ve·​he·​mence | \ ˈvē-ə-mən(t)s How to pronounce vehemence (audio) \

Definition of vehemence

: the quality or state of being vehement : intensity

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Examples of vehemence in a Sentence

the vehemence in her voice when she insisted that she never gossiped surprised me every cause that she pursues is pursued with great vehemence
Recent Examples on the Web Today is not the 1930s, but in contemporary Italy, for instance, a populist government has taken power and started openly targeting migrants with a vehemence few thought possible in postwar Europe. James Mcauley, Town & Country, "The Oldest Money: Inside Giuseppe Tomasi di Lampedusa's Sicilian Palazzo," 10 Dec. 2019 Antipater, meanwhile, was also complaining to Alexander, with equal vehemence, about Olympias. National Geographic, "Alexander the Great's warrior mom wielded unprecedented power," 3 Dec. 2019 Arthur Jussen, handling the piano solo that runs through the piece, played with jaunty flair that darkened to vehemence., "BSO and Andris Nelsons open the Symphony Hall season with a sweet, eclectic program - The Boston Globe," 21 Sep. 2019 Usually in a good way, but not always: Although related, vehemence and eloquence are different, the way that mass and muscle are., "You're using a browser set to private or incognito mode.," 11 Oct. 2019 Each competitor in the agon is expected to stake his or her claims on truth; Nietzsche advanced his own opinions with utmost vehemence. Alex Ross, The New Yorker, "Nietzsche’s Eternal Return," 7 Oct. 2019 When Moctar played at the Cat 16 months ago, backed by the same three musicians, the vehemence of his performance came as a surprise. Mark Jenkins, Washington Post, "Mdou Moctar lets his fingers do the talking during Black Cat show," 8 Sep. 2019 For the last two years, Trump has bullied Powell for keeping rates too high—and has done so with increasing vehemence. Gwynn Guilford, Quartz, "With today’s rate cut, the Fed is jeopardizing its credibility," 31 July 2019 The sheer vehemence of Winogrand’s career is even more astonishing than the excellence of his work. Mark Feeney,, "Garry Winogrand, that master of black-and-white, was a master of color, too," 20 June 2019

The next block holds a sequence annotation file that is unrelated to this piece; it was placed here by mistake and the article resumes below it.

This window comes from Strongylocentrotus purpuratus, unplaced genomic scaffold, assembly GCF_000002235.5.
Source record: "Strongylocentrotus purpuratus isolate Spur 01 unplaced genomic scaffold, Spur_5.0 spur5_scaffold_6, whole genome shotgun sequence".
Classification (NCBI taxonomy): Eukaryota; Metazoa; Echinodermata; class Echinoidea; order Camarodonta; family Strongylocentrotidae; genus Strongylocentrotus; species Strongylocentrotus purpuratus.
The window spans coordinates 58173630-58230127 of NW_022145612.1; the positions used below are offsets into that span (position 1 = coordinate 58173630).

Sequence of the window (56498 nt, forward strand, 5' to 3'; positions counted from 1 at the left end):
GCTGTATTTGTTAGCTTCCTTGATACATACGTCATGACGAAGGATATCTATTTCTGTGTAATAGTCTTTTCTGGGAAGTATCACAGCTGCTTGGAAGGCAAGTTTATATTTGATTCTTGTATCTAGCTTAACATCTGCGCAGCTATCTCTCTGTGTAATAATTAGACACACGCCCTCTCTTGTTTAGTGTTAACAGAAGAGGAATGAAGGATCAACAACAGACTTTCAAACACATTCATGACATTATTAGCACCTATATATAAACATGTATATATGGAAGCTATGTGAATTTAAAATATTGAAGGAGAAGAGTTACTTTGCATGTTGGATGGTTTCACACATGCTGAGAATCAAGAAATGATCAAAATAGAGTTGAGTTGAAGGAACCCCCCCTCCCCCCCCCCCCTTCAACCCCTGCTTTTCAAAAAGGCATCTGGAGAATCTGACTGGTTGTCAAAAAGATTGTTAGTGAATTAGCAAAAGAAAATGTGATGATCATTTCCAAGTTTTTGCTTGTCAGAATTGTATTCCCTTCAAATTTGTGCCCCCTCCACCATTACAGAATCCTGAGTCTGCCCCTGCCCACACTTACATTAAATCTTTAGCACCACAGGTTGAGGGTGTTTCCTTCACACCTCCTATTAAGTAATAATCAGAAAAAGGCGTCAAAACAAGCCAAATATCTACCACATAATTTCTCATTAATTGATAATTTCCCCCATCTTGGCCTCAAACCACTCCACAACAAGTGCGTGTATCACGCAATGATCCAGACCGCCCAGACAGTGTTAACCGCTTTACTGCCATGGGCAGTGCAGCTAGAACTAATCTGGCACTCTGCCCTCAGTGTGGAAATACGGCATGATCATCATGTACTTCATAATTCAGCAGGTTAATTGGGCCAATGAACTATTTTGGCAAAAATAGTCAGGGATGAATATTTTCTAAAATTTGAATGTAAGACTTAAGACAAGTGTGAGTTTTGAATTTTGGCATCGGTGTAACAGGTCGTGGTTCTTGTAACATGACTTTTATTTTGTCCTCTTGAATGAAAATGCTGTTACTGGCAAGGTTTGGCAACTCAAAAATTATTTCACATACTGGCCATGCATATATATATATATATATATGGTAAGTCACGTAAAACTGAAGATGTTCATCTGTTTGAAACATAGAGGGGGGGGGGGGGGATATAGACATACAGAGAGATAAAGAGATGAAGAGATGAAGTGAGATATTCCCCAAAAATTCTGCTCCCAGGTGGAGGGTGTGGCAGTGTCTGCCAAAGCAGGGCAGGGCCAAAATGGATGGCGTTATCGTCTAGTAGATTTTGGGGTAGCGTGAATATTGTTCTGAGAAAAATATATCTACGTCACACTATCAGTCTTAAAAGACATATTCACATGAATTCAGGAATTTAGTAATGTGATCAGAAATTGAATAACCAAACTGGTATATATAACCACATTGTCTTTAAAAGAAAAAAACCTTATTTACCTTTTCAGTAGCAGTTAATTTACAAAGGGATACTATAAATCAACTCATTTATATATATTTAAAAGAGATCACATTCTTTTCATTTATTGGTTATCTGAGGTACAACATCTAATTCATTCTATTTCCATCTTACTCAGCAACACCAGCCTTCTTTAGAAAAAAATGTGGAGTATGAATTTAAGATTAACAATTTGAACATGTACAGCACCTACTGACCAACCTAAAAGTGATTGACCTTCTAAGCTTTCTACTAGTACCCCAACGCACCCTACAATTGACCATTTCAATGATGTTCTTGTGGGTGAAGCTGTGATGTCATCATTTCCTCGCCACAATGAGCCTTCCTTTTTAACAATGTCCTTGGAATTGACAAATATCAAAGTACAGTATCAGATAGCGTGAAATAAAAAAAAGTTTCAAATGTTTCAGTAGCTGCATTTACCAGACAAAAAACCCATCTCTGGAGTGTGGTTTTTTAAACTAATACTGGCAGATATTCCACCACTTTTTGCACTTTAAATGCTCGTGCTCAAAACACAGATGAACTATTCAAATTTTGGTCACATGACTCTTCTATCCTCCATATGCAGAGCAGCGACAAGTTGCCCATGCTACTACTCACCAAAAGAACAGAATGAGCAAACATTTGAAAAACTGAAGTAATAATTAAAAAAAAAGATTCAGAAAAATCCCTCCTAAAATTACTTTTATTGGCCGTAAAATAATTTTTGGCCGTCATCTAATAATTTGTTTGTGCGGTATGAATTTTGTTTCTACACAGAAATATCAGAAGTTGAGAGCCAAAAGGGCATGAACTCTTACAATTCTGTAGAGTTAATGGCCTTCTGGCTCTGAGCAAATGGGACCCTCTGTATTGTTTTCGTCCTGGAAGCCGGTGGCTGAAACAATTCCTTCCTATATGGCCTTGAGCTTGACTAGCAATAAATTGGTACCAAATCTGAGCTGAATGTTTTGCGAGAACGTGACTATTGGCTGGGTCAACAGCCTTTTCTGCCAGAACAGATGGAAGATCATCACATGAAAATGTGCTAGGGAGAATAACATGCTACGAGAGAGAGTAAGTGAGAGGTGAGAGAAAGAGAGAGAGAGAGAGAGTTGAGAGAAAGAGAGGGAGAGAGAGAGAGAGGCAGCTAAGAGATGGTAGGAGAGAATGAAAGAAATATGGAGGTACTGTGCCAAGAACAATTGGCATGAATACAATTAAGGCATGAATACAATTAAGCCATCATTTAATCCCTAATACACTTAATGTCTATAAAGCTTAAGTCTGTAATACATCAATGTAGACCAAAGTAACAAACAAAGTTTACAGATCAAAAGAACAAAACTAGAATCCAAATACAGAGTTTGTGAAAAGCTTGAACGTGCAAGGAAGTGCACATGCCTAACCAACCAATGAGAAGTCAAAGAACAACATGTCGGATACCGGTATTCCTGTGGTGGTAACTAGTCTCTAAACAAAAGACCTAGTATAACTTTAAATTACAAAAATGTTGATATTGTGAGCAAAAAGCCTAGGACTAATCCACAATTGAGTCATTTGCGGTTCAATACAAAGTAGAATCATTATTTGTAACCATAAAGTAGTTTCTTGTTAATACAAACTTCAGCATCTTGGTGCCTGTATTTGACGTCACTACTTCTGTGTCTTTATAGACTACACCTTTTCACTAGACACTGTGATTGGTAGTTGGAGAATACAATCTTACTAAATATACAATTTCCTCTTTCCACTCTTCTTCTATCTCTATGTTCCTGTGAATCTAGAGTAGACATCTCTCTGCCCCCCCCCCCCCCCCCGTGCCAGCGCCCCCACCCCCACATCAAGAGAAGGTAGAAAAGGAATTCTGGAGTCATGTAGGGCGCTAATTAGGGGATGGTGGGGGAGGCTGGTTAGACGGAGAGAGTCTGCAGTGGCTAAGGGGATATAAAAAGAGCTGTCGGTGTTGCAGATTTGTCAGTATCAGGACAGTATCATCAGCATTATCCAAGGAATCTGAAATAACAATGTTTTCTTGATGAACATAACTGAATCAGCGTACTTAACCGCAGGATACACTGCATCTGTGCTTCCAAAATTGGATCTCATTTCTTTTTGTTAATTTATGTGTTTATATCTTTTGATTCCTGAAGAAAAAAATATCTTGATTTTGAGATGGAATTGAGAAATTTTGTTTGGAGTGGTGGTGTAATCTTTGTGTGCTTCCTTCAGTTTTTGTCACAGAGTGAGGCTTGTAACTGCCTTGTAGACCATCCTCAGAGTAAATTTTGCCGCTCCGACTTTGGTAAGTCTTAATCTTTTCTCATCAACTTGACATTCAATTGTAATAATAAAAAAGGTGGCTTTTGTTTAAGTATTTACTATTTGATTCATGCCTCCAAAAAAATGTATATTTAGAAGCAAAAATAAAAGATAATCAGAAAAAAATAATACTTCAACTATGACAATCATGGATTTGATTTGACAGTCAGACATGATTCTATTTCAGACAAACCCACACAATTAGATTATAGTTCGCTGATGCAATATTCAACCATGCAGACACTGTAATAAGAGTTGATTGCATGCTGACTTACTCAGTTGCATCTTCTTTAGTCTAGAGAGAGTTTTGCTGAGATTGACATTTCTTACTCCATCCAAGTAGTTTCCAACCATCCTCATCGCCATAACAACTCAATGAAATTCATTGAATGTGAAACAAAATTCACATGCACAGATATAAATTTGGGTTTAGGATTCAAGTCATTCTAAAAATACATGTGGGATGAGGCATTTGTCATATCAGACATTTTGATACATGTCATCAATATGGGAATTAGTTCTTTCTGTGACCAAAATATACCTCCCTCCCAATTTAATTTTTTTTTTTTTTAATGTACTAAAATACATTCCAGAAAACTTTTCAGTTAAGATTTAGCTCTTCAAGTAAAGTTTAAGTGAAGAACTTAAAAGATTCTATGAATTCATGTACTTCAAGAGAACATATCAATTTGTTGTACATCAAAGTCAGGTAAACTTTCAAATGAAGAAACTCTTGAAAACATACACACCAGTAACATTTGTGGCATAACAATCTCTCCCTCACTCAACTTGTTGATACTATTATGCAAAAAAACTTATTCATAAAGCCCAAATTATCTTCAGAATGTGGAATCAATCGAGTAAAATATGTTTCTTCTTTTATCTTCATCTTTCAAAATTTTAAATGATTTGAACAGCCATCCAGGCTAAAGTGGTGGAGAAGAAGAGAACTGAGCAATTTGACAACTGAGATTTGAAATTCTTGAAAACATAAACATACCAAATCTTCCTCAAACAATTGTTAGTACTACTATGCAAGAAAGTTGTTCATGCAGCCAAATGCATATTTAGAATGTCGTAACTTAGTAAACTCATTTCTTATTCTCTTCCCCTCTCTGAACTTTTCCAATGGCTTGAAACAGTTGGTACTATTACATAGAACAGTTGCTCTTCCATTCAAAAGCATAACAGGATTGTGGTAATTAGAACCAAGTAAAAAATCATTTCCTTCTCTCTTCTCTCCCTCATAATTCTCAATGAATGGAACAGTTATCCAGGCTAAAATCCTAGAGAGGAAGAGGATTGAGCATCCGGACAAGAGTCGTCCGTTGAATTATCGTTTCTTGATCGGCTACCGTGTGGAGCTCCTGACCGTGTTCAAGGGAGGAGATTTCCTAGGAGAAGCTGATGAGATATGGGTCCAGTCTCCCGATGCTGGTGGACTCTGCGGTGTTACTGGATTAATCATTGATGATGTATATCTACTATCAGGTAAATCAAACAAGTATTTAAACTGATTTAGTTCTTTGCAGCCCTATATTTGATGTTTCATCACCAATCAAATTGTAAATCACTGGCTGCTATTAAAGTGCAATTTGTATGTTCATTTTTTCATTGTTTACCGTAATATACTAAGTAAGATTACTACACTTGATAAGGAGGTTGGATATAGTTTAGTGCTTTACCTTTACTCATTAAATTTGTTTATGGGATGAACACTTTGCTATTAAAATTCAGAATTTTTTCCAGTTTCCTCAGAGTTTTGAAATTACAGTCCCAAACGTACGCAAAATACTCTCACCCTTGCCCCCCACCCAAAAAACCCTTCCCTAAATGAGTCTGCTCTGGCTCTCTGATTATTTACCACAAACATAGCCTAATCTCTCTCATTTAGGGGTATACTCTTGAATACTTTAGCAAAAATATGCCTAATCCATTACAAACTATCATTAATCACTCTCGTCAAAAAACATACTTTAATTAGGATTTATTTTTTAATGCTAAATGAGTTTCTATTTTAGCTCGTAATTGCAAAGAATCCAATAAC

These example sentences are selected automatically from various online news sources to reflect current usage of the word 'vehemence.' Views expressed in the examples do not represent the opinion of Merriam-Webster or its editors. Send us feedback.

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First Known Use of vehemence

15th century, in the meaning defined above

History and Etymology for vehemence

Middle English vemance, vehemens, borrowed from Middle French vehemence, borrowed from Latin vehementia "violent movement, intensity," from vehement-, vehemens "violent, vehement" + -ia -ia entry 1

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Time Traveler for vehemence

Time Traveler

The first known use of vehemence was in the 15th century

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Statistics for vehemence

Last Updated

16 Dec 2019

Cite this Entry

“Vehemence.” The Dictionary, Merriam-Webster Inc., Accessed 19 January 2020.

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More Definitions for vehemence


ve·​he·​mence | \ ˈvē-ə-məns How to pronounce vehemence (audio) \

Kids Definition of vehemence

: the quality or state of being vehement … he had been talking with a vehemence that shook the house.— Robert Louis Stevenson, Treasure Island

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More from Merriam-Webster on vehemence

Thesaurus: All synonyms and antonyms for vehemence

Spanish Central: Translation of vehemence

Nglish: Translation of vehemence for Spanish Speakers

Comments on vehemence

What made you want to look up vehemence? Please tell us where you read or heard it (including the quote, if possible).


to insert between existing elements

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